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  5. Introduction Species: Heterochaeta cf occidentalis Common name: Giant African Stick mantis / cat-eye mantis / 'Chaeta Physical description: 'chaeta is among the largest species of preying mantis kept in captivity, some documented over half a foot long. 'Chaeta is a stick mimic, with it's long and slender appearance, strikingly resembling a part of a branch. 'Chaeta has two conical protrusions on top of both eyes that are distinguished even from the hatchling stage. Chaeta generally has a medium to dark brown coloration and sometimes developes tinges of green, usually on the femur and tibia in its nymph stages. It is also not unusual to see red horns, with blue and green eye color. Native range: 'Chaeta is an African mantis, stemming from cental africa and was first discovered in tanzania (cant find source sorry). Difficulty level: Advanced Development Rate of growth and factors involved: 'chaeta is a slow growing mantis. It's first molt takes about two weeks. It's last molt can take two months. 'Chaeta will grow quicker like most mantids, with warmer temps and frequent feeding. Longevity: 'chaeta's life span from hatchling to adulthood is at least a year and can reach over a year and a half under optimal conditions. Molting observations: 'chaeta will usually look for a camoflaged spot it will perch upside down from and begin to shed skin. Most chaetas molt in unison, within the same 2 day window. 'Chaeta will refuse food before molting. Behavior/temperament Degree of activity: 'chaeta is not a very active mantis, and spends most of its day in one area, even as a nymph. Degree of aggression or timidity: 'chaeta is a very shy and docile mantis. 'Chaeta normally do not hunt prey, but are more of ambush predators relying on its camoflage to trick its prey into getting comfortably close within striking distance. Propensity to cannibalize: 'chaeta has a highly unlikely cannibalization rate if kept with generous space and food. Infact, chaeta is definitely one of the most tollerant mantis towards each other in culture. Dynamics of threat display: 'chaeta has a high tendency for eye to eye interaction and threat display. Usually any quick, previously undetected movement will get chaeta into a threat pose. 'Chaeta will open its coxa out horizontally and extend its raptors with femur and tarsus together, revealing it's warning colors, navy with white dots and a white stripe horizontally connecting them both, on the inside of its coxa. 'Chaeta only opens up its wing set in very confrontational situations as adult. Captive Environment Temperature range and humidity levels: 'chaeta has a high tolerance level to heat and humidity and its living conditions can vary. I've found the best success with heterochaeta is room temps about 60-80ºf with at least 30% humidity. Type and size of enclosure(s) used: chaeta needs to be put in a container 3x its length in diameter and 6x its size in height. Chaeta demands a lot of molting and living space. This maybe the toughest thing about keeping chaeta. I've had success with delis in groups of up to 7 to L4, then they must go inside of a larger aquarium type container. I do not recommend net cages, for whatever reason I can't explain I've had a 80% mismolt rate in them with chaeta, especially in its older instars. A tall aquarium lined with sticks and a light at the top is the best option for this species. Substrate or lack thereof: Chaeta does not need a substrate, but there should be at least 30% humidity. So a good spray every few days isn't a bad idea, but all your chaetas won't die or mismolt if you forget. Cage furnishings, (e.g. molting surfaces, perches, décor, plants, etc.): Chaeta' needs an environment that aids to its crypsis. Birch branches are the best recommendation. Due to chaeta needing a larger environment, it's also a good idea to hang a low wattage cfl to attract their food source. When the prey flies to the light source, it arouses chaetas predatorial instincts. Sometimes crowds of chaeta surround the light during feedings. Communal housing if applicable: chaeta is the most communal mantis ive kept to date and I'm sure is among the most communal in culture. Cannibalization is always a greater possiblity without an adequate food source, proper camoflage and too frequent interaction. Feeding Feeding response: chaeta is not an active hunter like most mantids and prefers to wait until the food is within striking parameters before lunging out. Chaeta will slowly make its way towards a group of prey items. Type and size of prey used and/or refused for various instars: chaeta, despite its skinny stick like build, can overcome larger adversaries than you'd expect. Chaeta at 1st instar are able to eat mels and hydei. At chaetas second instar it can jump to houseflies, and at the fourth instar blue bottles can be used comfortably through out adulthood. Quantity and frequency of feedings: thankfully due to chaetas longer slimness, and ability to overcome surprisingly large prey, the frequency of its feeding is also determined by its size too. L1 to 3 should be fed twice a week, hydeis x6-12 per chaeta or house fly each. Once they graduate to blue bottles they should be fed once a week and be housed in a larger cage to hold a group of 1bb for each at l4 and double it every instar on. Food should continue to be added if its been all devoured. Food intake will almost double for mated females. Adult chaeta can last several weeks with no food and survive, though this is definitely not recommended at all. Breeding Sexing/sexual dimorphism (explanation of physical differences and/or adult sizes of the sexes):chaeta has virtually no difference between male and female by the naked eye until L5. The females are slightly larger and bulkier. Males have longer, fuller antennae. Females have an arch to their cerci that curve downwards right before their two flaps at the end of its abdomen. Males also have a slightly longer wingset and are flight capable. Time needed from last molt to copulation: The time frame between adulthood and the first witnessed mating is between 4 and 6 weeks. I'm sure this time frame is also dependant on environmental factors. Tips: give us your methodology.:the best way to get chaeta to mate is to keep them communually from the start and to give them extra food and privacy at times. Tips for inducing copulation and fecundity: higher temps and humidity aren't as much a determining factor in mating as much as a natural feeling environment. Tips for inducing female to lay oothecae Oothecae: females generally lay very frequently after mating, about once every two weeks, but can be up to a month between. A slightly more frequent misting and food availability maybe necessary for larger healthier ooths. Physical description and average ooth size. Picture desired; include with other pictures at bottom of Care Sheet.: Chaeta oothecae are about 50 mm in length and 35 mm in diameter. They are large, dark gray to light brown, foamy oval oothecae with a long hanging thread at the end. Chaeta oothecae are laid on the underside of a branch most of the time. Diapause if necessary: chaeta ooths do not require a diapause. Incubation time and temperature: chaeta oothecae take about 45-60 days from lay date to hatch date. Hatching and living temps shouldn't differ. Observed number/s and range of hatching nymphs: healthy chaeta ooths should boast in the 50 to 60 range. Even the smallest ooths at the end of a mantids life cycle can hatch 10 mantids. Optional Health Issues: infections or illnesses encountered.: chaeta seem to be a very hardy mantis sp. I would stray from crawling prey unless clean and completely necessary. try to keep humidity above 30 percent especially around molting time. Environment is the biggest stress factor for chaeta. Chaeta can seem healthy and die unexpectedly from what looks like nothing and can be frustrating, this I believe is either overcrowdedness of food or siblings or not enough space or branches creating an environmental stress. Additional Observations: pertinent information which doesn't neatly fit anywhere else.: chaeta is quite a defensive mantis. Chaeta is quick and jumps a lot in its early instars. This can make it hard to manage in groups, but once it knows your not a threat, chaeta will interact well and almost looks for your hands to crawl on during handling. Chaeta should not be handled too often. Chaeta sometimes face eachother in a typical defense pose and open and close its raptor in almost a signaling effect. I have also witnessed a funny dance dubbed the 'happy' dance where chaeta will open and close its raptors frantically in opposite directions much like its signaling to other chaetas, but in a faster motion. The hardest thing about keeping chaeta Is managing a large group of large mantids in a large area. Environmental factors are the key with this species. Give chaeta its camouflage and its stress level will go down drastically. Photos: up to five may be posted at the bottom of the completed template. Please limit these photos to no more than one of an ootheca, two of nymphs(different instars), one of an adult female, and one of an adult male. Oothecae Nymph L1 Nymph L3 Adult female Adult male Edit: it was also asked to post the certain type of housing, this is perfect for l3 groups on to adult. the enclosure is about 4'8"x3'x18" in depth. Photo: OM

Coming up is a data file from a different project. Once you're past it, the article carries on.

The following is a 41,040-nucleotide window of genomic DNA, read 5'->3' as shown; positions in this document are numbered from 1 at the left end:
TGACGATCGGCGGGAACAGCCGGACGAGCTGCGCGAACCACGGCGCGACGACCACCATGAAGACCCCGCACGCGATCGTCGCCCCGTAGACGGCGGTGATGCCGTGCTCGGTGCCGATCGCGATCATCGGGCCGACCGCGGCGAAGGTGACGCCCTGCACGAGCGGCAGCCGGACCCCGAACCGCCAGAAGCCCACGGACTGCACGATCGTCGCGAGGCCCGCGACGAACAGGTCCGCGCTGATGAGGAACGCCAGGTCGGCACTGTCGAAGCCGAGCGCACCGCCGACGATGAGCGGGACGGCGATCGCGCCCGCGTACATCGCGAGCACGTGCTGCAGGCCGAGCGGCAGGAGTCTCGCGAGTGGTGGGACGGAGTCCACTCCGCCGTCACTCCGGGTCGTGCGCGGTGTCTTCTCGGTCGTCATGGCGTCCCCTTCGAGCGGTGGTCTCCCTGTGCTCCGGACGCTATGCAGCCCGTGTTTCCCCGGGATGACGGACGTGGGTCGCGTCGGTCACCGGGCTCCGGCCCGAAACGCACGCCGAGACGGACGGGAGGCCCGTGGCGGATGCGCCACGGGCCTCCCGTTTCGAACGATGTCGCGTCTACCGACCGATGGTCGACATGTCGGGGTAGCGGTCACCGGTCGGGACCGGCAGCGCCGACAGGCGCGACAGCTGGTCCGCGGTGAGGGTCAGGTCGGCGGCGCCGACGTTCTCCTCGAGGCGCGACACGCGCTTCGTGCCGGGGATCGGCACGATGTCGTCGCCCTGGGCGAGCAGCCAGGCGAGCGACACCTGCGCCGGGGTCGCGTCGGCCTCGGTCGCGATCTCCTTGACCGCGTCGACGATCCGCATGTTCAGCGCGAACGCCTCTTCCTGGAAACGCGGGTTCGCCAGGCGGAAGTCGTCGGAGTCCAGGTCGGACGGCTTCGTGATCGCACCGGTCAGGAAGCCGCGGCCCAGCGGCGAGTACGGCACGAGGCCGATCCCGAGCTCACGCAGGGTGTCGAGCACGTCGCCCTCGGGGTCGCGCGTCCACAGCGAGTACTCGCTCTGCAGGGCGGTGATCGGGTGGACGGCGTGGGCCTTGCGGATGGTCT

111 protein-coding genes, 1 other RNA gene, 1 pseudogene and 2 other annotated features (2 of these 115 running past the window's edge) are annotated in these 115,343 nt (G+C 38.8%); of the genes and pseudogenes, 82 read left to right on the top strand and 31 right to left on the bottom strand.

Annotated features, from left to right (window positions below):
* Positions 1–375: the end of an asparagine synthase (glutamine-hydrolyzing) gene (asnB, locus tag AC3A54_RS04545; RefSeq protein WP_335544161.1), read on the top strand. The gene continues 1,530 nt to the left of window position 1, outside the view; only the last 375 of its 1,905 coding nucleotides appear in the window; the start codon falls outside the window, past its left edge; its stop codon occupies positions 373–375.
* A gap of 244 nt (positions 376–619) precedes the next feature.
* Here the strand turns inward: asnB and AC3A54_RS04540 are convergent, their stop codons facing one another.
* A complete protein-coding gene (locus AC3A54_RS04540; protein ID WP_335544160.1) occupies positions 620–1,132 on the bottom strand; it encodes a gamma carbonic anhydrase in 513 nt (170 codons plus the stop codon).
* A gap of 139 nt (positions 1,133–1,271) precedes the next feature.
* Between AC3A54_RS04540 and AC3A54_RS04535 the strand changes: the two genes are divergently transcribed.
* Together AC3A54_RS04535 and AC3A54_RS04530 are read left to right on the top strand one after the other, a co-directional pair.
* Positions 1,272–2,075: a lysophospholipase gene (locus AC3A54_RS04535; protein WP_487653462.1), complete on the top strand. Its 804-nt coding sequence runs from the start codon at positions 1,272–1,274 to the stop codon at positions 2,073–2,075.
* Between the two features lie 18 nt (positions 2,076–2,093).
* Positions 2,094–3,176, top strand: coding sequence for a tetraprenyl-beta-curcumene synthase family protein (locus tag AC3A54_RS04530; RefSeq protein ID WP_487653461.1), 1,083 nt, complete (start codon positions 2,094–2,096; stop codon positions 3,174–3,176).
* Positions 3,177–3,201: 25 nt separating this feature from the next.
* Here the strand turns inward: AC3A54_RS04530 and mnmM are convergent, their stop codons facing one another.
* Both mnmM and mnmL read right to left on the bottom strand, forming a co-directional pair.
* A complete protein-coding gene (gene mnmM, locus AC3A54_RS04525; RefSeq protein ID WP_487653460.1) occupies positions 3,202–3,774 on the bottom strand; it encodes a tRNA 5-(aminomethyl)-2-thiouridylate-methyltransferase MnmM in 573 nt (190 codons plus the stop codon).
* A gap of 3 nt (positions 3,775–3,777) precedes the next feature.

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  6. Can someone create a care sheet for Rhombodera Megaera?? That would be much appreciated!!